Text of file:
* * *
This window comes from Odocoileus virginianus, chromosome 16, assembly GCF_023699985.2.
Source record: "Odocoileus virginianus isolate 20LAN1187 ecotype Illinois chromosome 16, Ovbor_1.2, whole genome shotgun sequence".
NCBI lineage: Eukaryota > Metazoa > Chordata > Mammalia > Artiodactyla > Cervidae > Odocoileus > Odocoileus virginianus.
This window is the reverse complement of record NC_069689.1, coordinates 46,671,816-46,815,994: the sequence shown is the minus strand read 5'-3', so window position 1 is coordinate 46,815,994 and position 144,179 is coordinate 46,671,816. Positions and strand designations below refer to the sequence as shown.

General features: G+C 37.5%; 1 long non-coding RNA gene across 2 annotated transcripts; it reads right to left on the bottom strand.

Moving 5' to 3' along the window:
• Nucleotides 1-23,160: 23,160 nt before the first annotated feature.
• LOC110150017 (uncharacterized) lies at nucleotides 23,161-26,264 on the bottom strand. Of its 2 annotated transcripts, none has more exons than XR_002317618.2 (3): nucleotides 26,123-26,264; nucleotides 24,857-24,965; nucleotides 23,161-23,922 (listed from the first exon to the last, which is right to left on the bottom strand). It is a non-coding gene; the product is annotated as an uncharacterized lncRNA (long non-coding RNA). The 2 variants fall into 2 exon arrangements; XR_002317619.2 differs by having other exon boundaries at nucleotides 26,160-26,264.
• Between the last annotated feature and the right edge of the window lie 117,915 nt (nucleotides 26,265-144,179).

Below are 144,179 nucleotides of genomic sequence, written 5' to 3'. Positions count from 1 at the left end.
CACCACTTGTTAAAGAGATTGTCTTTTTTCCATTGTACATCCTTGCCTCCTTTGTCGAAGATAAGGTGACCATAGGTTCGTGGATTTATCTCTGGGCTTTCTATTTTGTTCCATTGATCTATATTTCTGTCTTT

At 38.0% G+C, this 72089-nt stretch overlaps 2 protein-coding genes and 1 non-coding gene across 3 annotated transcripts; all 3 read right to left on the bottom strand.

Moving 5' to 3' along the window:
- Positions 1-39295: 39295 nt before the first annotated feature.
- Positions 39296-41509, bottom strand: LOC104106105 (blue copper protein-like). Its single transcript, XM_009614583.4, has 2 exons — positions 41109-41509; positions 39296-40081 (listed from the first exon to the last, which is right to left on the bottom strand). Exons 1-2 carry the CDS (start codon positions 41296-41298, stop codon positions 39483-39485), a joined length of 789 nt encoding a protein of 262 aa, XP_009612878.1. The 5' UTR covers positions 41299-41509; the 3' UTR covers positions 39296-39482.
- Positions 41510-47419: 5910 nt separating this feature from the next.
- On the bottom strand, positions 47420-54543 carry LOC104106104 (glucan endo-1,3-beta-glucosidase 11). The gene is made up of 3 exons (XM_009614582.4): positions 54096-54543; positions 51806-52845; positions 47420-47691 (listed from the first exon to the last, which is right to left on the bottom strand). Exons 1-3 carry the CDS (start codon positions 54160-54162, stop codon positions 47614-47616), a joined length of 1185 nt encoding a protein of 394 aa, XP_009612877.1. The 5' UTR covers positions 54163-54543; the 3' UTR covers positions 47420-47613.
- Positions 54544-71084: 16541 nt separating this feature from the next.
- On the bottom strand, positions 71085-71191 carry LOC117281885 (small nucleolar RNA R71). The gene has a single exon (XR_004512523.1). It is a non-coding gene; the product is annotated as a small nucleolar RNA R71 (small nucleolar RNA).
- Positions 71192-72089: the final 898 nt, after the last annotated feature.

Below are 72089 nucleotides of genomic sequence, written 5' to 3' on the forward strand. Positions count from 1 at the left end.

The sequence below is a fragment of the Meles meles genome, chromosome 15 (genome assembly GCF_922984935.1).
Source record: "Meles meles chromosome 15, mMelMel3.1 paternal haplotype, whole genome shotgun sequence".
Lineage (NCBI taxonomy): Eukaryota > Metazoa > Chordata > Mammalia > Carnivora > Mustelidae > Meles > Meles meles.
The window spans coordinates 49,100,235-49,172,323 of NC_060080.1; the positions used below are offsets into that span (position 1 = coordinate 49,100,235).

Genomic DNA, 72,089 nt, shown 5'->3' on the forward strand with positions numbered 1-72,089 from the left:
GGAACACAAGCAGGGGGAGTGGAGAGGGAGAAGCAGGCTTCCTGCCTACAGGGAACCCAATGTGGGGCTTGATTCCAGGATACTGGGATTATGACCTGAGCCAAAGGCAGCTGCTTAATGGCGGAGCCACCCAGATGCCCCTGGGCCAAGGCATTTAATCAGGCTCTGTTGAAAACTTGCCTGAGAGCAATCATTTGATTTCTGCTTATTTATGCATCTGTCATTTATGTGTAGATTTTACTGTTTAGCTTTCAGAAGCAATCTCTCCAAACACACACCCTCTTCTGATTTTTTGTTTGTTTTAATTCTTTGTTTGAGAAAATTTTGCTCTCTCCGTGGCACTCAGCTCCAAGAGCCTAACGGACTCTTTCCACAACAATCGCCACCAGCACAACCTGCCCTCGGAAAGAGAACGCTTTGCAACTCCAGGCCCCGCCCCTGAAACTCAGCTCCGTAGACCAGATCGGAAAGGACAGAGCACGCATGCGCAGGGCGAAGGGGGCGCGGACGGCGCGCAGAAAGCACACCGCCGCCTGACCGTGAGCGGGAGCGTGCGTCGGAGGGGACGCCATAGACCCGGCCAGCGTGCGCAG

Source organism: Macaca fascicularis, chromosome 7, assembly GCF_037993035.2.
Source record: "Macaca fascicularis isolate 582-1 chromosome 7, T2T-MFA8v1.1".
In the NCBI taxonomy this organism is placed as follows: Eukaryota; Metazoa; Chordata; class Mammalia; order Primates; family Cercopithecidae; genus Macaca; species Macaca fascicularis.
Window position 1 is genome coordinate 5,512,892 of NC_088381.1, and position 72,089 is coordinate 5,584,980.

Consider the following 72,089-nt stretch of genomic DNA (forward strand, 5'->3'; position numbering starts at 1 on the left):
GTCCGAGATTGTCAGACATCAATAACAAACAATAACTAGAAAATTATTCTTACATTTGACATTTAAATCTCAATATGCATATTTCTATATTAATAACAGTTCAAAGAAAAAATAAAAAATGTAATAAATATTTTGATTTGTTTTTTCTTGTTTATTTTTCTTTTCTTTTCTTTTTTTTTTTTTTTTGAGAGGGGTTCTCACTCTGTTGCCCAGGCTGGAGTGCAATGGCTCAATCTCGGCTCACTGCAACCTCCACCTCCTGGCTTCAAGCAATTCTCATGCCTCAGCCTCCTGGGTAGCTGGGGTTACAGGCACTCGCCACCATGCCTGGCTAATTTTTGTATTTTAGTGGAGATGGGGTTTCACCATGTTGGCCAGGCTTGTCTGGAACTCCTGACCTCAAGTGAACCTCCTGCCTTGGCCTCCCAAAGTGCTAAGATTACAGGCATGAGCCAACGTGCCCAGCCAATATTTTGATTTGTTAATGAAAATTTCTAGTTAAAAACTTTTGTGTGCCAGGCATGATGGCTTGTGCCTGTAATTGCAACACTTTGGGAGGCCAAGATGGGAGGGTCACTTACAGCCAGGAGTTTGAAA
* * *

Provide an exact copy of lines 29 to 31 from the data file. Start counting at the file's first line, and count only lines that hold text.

Source record: "Macaca fascicularis isolate 582-1 chromosome 7, T2T-MFA8v1.1".
In the NCBI taxonomy this organism is placed as follows: Eukaryota; Metazoa; Chordata; class Mammalia; order Primates; family Cercopithecidae; genus Macaca; species Macaca fascicularis.
Window position 1 is genome coordinate 5,512,892 of NC_088381.1, and position 72,089 is coordinate 5,584,980.